US Soldier Accused in Killing of 16 Afghan Civilians. – The tragic news of the alleged actions of 38 year old US Army Staff Sergeant Robert Bales came as a tremendous shock to the American public.  Recent reporting claims Bales left his operating base on the night of March 11, entered two Afghan villages and methodically went about shooting 16 civilians, including 9 children.  Afghan outrage, understandably, was immediate.  The international outcry was equally immediate.   Just over a week after the incident speculation as to what drove Bales to this act is rampant.  There’s been much discussion about his recent legal and relationship troubles, failed investments, and physical suitability for redeployment.  All of these details will be picked through in detail in the coming weeks and months.  One thing is certain at this point and that is US-Afghan relations will be forever altered.  The war may in fact be at a turning point.  The direction of America’s future in Afghanistan is impossible to predict.  Political and military leaders alike will attempt to mitigate the situation.  US service members and Westerners working in Afghanistan are at far greater risk as a result of this tragedy.  We can safely say that no possible good can come from this incident.  What can be safely claimed is that much needs to be done to prevent such incidents in future…”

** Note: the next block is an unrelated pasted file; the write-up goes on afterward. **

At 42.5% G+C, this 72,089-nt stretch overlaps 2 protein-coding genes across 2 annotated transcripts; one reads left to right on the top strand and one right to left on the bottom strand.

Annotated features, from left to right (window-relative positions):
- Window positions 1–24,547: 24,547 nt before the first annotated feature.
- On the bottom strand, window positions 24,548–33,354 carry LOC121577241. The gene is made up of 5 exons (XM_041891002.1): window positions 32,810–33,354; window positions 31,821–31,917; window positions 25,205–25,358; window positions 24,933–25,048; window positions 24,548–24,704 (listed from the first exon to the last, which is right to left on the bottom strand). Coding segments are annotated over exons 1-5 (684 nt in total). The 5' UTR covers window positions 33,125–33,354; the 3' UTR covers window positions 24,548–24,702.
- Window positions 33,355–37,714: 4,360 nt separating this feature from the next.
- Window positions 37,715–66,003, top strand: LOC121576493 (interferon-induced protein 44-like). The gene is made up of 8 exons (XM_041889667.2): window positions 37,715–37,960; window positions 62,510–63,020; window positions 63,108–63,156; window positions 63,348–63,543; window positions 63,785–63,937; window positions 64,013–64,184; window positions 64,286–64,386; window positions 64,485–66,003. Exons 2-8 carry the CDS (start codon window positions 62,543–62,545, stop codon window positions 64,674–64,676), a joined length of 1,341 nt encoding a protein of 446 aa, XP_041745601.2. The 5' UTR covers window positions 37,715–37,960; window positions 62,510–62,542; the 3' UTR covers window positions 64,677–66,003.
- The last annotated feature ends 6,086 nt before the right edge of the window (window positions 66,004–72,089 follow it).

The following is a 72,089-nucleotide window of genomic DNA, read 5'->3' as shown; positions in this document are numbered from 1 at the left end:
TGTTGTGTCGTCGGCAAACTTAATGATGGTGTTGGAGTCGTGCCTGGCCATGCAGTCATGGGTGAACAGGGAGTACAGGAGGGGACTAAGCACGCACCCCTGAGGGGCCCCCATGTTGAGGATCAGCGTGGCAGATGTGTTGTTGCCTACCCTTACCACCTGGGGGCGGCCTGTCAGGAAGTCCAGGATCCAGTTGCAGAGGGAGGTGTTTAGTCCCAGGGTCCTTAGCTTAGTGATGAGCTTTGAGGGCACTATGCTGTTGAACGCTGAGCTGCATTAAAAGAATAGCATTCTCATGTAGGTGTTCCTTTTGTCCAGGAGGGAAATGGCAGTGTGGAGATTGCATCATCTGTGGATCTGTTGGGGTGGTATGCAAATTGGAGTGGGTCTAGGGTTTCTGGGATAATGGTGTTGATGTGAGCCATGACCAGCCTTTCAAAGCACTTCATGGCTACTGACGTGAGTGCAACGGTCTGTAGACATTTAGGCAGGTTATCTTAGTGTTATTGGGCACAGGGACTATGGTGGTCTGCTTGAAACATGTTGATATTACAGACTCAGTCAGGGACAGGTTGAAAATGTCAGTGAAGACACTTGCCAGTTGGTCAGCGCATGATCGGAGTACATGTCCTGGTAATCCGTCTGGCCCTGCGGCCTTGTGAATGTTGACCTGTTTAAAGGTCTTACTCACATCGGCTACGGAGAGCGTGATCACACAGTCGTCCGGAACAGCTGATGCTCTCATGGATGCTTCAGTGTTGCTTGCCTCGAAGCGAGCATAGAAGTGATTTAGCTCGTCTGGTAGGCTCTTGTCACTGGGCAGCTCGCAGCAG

[Read more…]

March 2012 Teachable Moment: The Case of SSGT Robert Bales in Afghanistan